A natural way to evaluate one of our models would be to take all scores it produced during evaluation and measure the resulting ROC AUC. However, we found that this approach leads to misleading evaluation results in our case as it makes the assumption that the relative ordering between any pair of scores is equally important; this is not true for us since these scores are coming from a number of different customers, and we only care about the relative ordering of scores within a customer. That is, if a score given to a fraudster from customer A is less than the score given to a good user from customer B, this should not count against our system, as it does not say anything about the accuracy customers A or B will see.
Solution: focus on summary metrics from each customer
Ever since we had some experiments fall victim to this problem, we have been sure to partition score samples by customer prior to applying any binary classification metrics. This, of course, leads to many more summary metrics that need to be considered, which motivates our final lesson of the day…
Statistical tests help to surface the most important results of an experiment
Problem: there is no good way to collapse summary metrics across customers
Given a collection of ROC AUC metrics for all customers, we need some way of boiling them down to a small handful that could all reasonably be examined by the engineer running the experiment. A natural first attempt would be to take a (possibly weighted) average over these metrics. We tried this initially with both volume-weighted and unweighted averages. However, we quickly found that neither worked that well:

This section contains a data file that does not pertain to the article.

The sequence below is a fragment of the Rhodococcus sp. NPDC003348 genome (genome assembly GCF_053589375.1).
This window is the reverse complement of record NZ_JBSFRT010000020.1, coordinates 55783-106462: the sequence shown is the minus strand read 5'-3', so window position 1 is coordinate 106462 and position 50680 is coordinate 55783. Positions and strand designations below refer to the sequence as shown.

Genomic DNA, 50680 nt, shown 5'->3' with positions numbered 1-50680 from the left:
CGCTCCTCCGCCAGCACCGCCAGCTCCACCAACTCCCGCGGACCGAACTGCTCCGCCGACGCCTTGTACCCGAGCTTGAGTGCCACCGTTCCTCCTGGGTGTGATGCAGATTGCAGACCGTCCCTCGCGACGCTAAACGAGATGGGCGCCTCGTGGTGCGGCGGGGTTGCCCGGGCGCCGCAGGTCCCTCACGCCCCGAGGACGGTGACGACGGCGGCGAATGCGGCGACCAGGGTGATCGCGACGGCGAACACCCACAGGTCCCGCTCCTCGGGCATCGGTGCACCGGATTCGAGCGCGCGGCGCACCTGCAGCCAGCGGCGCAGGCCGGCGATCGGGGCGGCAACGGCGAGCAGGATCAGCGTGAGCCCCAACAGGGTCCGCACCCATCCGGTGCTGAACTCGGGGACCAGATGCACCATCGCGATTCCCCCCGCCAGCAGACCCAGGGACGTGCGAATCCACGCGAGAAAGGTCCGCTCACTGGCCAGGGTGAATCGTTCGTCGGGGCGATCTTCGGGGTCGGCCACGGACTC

- Unweighted averages were too noisy, as we have many customers with just a handful of positive samples.
- Volume weighted averages tended to be dominated by the very largest customers, such as Airbnb, and would hide significant improvements for our medium-small customers.
Solution: use statistical tests to filter through results
The most helpful lesson we’ve learned when it comes to consolidating experiment results is to lean on statistical tests wherever possible. By aggressively applying tests to more granular metrics, we are able to ensure that only interesting comparisons are surfaced when evaluating an experiment.
We apply this lesson to the collection of per-customer ROC AUC metrics mentioned previously by producing confidence intervals around each metric using the following formula:
This formula is described in more detail here. Constructing confidence intervals in this manner allows us to quickly filter out all individual comparisons that are not significantly changed at the 95%, 90%, etc., confidence level. By incorporating these confidence intervals into our Experiment Evaluation page (to be described in the next post in this series), we are able to quickly find which (customer, abuse type, model) combinations are most significantly affected by an experiment. From there, we can then view individual ROC curves to get a more in-depth sense of the effect of an experiment.
To summarize, effectively and efficiently comparing experiment results can be a non-trivial problem, but following these guidelines can help:
- Ensure summary metrics correctly represent the usage of your models.
- Only consider comparisons that represent the performance an end-customer sees.
- Statistical tests applied to accuracy metrics can reduce noise in experiment evaluation.
In the next and final post in this series we’ll discuss some of the tools we have built out that make it easy to run and analyze experiments correctly.